"High IQ correlates, almost always with highly undesirable characteristics of an intellectual and physical nature…"
Is it true? Are smart people generally totally messed up mentally and physically? That seems to be the narrative:
"The idea that creativity and psychopathology are somehow linked goes way back to antiquity--to the time of Aristotle. Centuries later, this belief was developed and expanded by various psychiatrists, psychoanalysts and psychologists. For instance, Cesare Lombroso, M.D., argued toward the end of the 19th century that genius and madness were closely connected manifestations of an underlying degenerative neurological disorder."
It's an emotional topic, bordering on political and ideological dogma. As a result, when I did a bit of searching, I decided to stay away from mainstream media, which often likes to sensationalize everything. Instead, I stuck with much drier sources like PubMed and Sage. The bottom line is that when sticking to objective measures such as IQ, there's virtually no link between intelligence (as measured by IQ) and mental illness with the possible exception of bipolar disease. Here are some representative links regarding IQ versus mental illness (except for bipolar disorder):
RESULTS: Schizophrenia and related disorders, other psychotic disorders, adjustment, personality, alcohol and substance-use-related disorders were significantly associated with low IQ scores, but this association remained significant for the four non-psychotic disorders only for the four non-psychotic disorders only when adjusting for comorbid diagnoses. For most diagnostic categories, test scores were positively associated with the length of the interval between testing and first admission. ICD mood disorders as well as neuroses and related disorders were not significantly associated with low IQ scores.
A longitudinal study of premorbid IQ Score and risk of developing schizophrenia, bipolar disorder, severe depression, and other nonaffective psychoses, Zammit, et al
RESULTS: There was no association between premorbid IQ score and risk of bipolar disorder. Lower IQ was associated with increased risk of schizophrenia, severe depression, and other nonaffective psychoses. Risk of schizophrenia was increased in subjects with average IQ compared with those with high scores, indicating that risk is spread across the whole IQ range.
That's not very surprising to me. It's tough to do intelligent things like ace IQ tests if you're a schizophrenic or otherwise mentally ill. A common retort to that is that they are often geniuses, they just don't do well on IQ tests because of their disease. To which my retort is that I'm a genius except my stupidity gets in the way of my doing well on IQ tests. If genius is what might be achieved if all our limitations were removed, then we're all geniuses. We're all special.
But bipolar disorder may well be different:
Is bipolar disorder more common in highly intelligent people? A cohort study of a million men, Gale, et al
ABSTRACT: Anecdotal and biographical reports have long suggested that bipolar disorder is more common in people with exceptional cognitive or creative ability. Epidemiological evidence for such a link is sparse. We investigated the relationship between intelligence and subsequent risk of hospitalisation for bipolar disorder in a prospective cohort study of 1 049 607 Swedish men. Intelligence was measured on conscription for military service at a mean age of 18.3 years and data on psychiatric hospital admissions over a mean follow-up period of 22.6 years was obtained from national records. Risk of hospitalisation with any form of bipolar disorder fell in a stepwise manner as intelligence increased (P for linear trend < 0.0001). However, when we restricted analyses to men with no psychiatric comorbidity, there was a ‘reversed-J’ shaped association: men with the lowest intelligence had the greatest risk of being admitted with pure bipolar disorder, but risk was also elevated among men with the highest intelligence (P for quadratic trend=0.03), primarily in those with the highest verbal (P for quadratic trend=0.009) or technical ability (P for quadratic trend < 0.0001). At least in men, high intelligence may indeed be a risk factor for bipolar disorder, but only in the minority of cases who have the disorder in a pure form with no psychiatric comorbidity.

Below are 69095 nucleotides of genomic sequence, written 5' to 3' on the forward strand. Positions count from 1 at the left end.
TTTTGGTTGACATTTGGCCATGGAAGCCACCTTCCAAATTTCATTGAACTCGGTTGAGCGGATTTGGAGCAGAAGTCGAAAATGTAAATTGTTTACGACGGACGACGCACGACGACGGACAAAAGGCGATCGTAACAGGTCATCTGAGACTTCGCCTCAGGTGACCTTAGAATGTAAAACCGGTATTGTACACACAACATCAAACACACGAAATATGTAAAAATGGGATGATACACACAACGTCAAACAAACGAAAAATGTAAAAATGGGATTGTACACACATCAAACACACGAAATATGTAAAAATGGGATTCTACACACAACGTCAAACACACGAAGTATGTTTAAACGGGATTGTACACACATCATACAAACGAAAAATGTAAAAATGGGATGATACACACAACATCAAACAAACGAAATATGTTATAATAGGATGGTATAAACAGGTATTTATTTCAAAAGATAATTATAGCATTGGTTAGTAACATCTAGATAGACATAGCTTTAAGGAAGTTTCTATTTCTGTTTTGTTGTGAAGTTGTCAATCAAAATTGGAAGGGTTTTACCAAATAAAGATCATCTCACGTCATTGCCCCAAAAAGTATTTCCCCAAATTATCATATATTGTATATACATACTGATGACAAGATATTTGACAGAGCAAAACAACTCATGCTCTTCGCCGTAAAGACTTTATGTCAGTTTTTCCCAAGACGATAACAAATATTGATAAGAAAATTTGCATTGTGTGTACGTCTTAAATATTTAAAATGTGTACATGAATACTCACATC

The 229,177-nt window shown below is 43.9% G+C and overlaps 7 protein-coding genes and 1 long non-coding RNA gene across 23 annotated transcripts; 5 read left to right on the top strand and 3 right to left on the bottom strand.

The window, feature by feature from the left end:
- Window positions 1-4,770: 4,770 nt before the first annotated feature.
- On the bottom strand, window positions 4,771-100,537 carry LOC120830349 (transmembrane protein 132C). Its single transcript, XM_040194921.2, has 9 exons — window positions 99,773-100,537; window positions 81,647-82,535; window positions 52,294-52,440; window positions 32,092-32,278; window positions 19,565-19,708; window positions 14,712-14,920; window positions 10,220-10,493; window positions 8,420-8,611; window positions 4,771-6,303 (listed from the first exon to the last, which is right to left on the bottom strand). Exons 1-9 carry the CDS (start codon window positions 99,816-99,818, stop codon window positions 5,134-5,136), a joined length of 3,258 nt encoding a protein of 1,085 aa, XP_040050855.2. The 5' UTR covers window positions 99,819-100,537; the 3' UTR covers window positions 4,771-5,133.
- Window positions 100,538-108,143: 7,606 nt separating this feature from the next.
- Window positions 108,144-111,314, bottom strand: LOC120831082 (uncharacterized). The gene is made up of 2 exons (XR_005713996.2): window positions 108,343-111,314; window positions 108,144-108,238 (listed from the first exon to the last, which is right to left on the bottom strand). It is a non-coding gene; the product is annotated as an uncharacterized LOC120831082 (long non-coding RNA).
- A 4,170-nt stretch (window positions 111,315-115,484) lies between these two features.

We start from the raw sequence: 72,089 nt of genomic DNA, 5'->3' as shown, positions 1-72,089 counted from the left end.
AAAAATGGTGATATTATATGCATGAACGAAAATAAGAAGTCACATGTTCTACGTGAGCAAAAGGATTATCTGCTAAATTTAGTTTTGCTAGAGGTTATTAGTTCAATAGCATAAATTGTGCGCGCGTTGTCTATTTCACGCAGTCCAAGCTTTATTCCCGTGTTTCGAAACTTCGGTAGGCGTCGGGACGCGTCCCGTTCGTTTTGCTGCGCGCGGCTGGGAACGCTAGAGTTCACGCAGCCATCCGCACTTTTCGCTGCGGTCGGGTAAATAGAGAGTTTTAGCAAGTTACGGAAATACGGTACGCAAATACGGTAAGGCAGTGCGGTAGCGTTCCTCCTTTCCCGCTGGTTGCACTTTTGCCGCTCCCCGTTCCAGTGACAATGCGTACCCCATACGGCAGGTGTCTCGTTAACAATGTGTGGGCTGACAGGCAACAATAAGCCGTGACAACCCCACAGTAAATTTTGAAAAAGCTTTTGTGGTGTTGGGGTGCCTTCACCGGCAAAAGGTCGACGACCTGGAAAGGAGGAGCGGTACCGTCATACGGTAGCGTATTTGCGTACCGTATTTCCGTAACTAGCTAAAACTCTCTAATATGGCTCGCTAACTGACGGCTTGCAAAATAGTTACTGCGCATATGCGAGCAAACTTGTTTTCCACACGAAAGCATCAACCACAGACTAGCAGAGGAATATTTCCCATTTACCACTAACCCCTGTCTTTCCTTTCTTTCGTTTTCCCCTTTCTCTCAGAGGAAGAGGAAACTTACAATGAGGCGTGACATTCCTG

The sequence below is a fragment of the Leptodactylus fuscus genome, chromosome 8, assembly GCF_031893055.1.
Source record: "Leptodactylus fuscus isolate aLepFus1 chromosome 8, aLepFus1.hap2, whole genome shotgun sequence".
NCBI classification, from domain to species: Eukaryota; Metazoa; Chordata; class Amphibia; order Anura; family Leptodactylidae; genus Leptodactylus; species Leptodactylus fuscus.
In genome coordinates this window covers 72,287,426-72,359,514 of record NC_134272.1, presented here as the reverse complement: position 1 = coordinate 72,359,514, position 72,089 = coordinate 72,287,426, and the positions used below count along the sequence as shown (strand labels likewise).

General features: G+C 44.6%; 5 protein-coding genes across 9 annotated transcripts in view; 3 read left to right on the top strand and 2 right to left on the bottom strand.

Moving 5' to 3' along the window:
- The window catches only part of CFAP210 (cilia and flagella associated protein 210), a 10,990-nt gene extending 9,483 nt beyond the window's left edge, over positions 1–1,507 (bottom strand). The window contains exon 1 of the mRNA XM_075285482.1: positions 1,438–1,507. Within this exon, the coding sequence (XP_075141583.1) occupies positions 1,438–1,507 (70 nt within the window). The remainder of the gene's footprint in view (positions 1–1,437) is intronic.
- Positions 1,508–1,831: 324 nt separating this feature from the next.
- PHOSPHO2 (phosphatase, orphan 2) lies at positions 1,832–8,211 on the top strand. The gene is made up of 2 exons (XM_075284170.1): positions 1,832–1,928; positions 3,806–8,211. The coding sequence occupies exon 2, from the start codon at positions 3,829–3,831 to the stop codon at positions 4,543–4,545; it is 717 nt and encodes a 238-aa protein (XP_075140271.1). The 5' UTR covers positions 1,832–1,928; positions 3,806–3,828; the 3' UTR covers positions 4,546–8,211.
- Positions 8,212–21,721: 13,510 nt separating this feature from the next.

Excellent school performance at age 16 and risk of adult bipolar disorder: national cohort study., MacCabe, et al
RESULTS: Individuals with excellent school performance had a nearly fourfold increased risk of later bipolar disorder compared with those with average grades (hazard ratio HR = 3.79, 95% CI 2.11-6.82). This association appeared to be confined to males. Students with the poorest grades were also at moderately increased risk of bipolar disorder (HR = 1.86, 95% CI 1.06-3.28).
But the version of bipolar disorder they're considering here affects about 0.2% of the population (in the referenced study). So even with highly intelligent people having 4 times the prevalence, that's still less than 1% of the population.
So I'd say the Chinese are safe as far as vastly increasing mental illness in their genius breeding program.